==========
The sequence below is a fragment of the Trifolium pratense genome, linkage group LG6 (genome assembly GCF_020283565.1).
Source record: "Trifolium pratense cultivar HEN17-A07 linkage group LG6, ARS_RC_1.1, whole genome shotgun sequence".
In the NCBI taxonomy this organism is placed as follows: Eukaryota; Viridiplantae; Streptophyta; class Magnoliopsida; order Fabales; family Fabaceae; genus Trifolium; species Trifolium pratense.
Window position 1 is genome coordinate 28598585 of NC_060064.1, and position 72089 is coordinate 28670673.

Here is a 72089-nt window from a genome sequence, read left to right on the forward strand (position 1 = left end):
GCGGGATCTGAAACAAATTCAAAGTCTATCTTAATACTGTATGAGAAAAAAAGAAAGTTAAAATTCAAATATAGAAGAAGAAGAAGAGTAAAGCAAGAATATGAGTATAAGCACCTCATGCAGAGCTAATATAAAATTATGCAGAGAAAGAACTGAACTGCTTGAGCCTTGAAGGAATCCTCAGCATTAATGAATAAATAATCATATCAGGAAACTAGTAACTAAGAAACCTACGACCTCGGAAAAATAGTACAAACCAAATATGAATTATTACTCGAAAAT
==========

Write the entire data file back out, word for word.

The sequence below is a fragment of the Trifolium pratense genome, linkage group LG6 (genome assembly GCF_020283565.1).
Source record: "Trifolium pratense cultivar HEN17-A07 linkage group LG6, ARS_RC_1.1, whole genome shotgun sequence".
In the NCBI taxonomy this organism is placed as follows: Eukaryota; Viridiplantae; Streptophyta; class Magnoliopsida; order Fabales; family Fabaceae; genus Trifolium; species Trifolium pratense.
Window position 1 is genome coordinate 28598585 of NC_060064.1, and position 72089 is coordinate 28670673.

Here is a 72089-nt window from a genome sequence, read left to right on the forward strand (position 1 = left end):
GCGGGATCTGAAACAAATTCAAAGTCTATCTTAATACTGTATGAGAAAAAAAGAAAGTTAAAATTCAAATATAGAAGAAGAAGAAGAGTAAAGCAAGAATATGAGTATAAGCACCTCATGCAGAGCTAATATAAAATTATGCAGAGAAAGAACTGAACTGCTTGAGCCTTGAAGGAATCCTCAGCATTAATGAATAAATAATCATATCAGGAAACTAGTAACTAAGAAACCTACGACCTCGGAAAAATAGTACAAACCAAATATGAATTATTACTCGAAAAT